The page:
In July 2013 the Commission finally approved amendments to its rules to allow general solicitations in Rule 506 and 144A offerings, as contemplated by the JOBS Act. The effective date of the amendments is September 23, 2013. The vote was 4-1 with Commissioner Aguilar dissenting on grounds that the amendments as formulated compromised investor protection. The Commission adopted the rule amendments substantially as proposed, except that, as requested by many commenters, it added a non-exclusive list of methods that issuers may use to satisfy the requirement of the amended rules that the issuer take reasonable steps to verify that purchasers are accredited investors. Simultaneously, the Commission adopted previously proposed rules (called for by the Dodd-Frank Act) disqualifying securities offerings involving “bad actors” from relying on Rule 506 of Regulation D. In addition, the SEC concurrently proposed rules it says are designed to augment investor protection in Regulation D offerings and enhance the Commission’s ability to evaluate development of market practices in Rule 506 offerings. The effective date of the “bad actor” provisions is September 23, 2013. The comment period on the proposals to augment investor protection expires September 23, 2013.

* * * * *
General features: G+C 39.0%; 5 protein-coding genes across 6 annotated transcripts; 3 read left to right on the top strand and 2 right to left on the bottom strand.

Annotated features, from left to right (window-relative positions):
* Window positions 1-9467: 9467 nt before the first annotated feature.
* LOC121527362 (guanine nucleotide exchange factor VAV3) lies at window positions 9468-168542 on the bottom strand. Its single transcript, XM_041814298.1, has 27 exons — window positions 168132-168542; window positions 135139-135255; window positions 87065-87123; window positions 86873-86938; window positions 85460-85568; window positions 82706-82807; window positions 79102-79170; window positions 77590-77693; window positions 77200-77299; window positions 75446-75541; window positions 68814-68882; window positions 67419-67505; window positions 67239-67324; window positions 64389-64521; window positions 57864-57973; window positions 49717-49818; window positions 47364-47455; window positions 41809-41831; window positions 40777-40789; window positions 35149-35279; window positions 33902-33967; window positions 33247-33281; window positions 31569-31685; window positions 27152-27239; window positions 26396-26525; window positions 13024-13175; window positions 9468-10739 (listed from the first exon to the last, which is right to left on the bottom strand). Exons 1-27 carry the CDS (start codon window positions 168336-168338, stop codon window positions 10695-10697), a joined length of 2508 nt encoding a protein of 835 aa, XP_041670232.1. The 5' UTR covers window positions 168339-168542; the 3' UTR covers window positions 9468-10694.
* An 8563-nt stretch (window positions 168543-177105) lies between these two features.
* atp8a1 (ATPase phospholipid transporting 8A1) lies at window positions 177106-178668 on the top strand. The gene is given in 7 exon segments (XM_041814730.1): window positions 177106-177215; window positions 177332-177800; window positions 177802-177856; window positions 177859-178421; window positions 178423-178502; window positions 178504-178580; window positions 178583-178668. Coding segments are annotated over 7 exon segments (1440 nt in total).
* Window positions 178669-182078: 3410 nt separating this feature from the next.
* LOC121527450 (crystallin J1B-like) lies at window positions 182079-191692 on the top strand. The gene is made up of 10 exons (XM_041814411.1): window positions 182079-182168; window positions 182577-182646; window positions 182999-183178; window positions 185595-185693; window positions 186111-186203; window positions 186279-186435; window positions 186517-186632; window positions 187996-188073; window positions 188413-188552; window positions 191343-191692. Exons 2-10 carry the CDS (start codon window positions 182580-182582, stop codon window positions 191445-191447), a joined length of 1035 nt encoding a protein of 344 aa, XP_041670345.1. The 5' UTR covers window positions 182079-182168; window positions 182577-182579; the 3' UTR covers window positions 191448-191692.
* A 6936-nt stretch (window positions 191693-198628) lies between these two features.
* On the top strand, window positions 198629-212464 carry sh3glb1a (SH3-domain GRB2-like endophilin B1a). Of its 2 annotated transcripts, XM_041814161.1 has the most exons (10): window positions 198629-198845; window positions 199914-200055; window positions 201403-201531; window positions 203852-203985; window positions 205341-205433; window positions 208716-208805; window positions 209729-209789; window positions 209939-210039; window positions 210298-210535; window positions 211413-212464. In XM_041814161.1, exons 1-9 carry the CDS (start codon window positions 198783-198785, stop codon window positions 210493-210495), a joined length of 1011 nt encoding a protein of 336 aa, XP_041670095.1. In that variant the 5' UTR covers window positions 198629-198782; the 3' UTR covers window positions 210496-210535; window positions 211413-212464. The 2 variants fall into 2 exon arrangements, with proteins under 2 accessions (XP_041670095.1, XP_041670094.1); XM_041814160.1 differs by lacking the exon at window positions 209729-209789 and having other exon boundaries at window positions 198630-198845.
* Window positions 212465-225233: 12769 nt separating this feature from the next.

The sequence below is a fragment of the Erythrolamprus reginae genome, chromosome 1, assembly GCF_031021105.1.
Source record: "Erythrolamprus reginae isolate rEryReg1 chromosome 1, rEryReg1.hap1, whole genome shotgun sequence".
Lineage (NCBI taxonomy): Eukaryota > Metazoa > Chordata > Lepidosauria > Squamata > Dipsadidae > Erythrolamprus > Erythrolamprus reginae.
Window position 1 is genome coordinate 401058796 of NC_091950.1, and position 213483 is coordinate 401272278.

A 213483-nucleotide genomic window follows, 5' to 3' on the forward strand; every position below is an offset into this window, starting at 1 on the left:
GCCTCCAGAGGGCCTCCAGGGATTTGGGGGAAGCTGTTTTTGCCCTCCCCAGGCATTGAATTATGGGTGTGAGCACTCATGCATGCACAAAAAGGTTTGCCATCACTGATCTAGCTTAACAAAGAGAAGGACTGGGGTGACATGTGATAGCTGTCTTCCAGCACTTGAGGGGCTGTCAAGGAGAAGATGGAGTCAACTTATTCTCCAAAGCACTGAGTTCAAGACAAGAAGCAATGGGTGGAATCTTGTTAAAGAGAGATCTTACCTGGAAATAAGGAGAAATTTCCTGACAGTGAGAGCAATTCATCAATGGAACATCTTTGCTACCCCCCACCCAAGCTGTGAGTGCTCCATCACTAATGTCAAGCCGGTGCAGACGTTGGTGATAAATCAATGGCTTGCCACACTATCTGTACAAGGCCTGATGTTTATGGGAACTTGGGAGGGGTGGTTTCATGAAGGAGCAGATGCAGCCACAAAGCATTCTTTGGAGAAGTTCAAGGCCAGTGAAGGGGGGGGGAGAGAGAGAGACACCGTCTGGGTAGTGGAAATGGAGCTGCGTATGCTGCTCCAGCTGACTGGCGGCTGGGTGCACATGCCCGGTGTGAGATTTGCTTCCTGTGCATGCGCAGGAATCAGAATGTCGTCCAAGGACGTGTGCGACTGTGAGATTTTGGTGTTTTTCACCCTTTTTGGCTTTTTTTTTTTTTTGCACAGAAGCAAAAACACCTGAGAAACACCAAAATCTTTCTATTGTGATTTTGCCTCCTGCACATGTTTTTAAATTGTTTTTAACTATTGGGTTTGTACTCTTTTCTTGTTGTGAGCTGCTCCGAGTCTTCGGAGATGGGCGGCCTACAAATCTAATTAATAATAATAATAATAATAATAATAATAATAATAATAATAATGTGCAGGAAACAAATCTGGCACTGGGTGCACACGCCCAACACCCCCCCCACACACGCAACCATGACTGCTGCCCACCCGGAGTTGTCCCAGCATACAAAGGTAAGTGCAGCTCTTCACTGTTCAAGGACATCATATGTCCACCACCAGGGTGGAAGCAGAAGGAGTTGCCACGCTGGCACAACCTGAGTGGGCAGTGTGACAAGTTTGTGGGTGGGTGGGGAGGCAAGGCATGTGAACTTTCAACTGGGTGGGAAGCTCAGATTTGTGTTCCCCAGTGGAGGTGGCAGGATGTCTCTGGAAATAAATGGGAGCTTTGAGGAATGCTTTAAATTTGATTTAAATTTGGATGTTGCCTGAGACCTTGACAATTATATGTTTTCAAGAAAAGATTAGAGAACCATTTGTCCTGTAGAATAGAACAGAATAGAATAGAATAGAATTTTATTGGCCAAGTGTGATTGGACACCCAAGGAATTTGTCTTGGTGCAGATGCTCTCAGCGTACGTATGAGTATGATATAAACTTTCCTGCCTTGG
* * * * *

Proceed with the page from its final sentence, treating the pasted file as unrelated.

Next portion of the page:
Under the 2013 amendments, issuers may make a general solicitation in connection with an offering under Rule 506 provided the issuer takes reasonable steps to verify that all purchasers in the offering are accredited investors, all of the actual purchasers are accredited investors or the issuer reasonably believes all of the investors are accredited investors, and the other terms of Rule 506(c) are satisfied.
Similar changes are made to Rule 144A so that securities may be offered under Rule 144A to non-QIBs, provided the securities are sold only to persons the seller reasonably believes are QIBs.
The general solicitation prohibition will remain in effect for offerings under revised Rule 506(b), most other offerings under Regulation D, as well as private placements under Section 4(a)(2) of the Securities Act, and resales under the so-called Section “4(1½)” exemption.
The amendments to Rule 506 represent a significant change to this Securities Act exemption. The proscription against general solicitation has been a feature of the exemption for many years. It is likely that if it had not been required by the JOBS Act, the Commission would not have eliminated the general solicitation ban in Rule 506 offerings, at least not anytime soon.
This excerpt appears from Mr. Wolff’s forthcoming book to be entitled Emerging Trends in Securities Law 2013-2014 (Thomas Reuters 2013).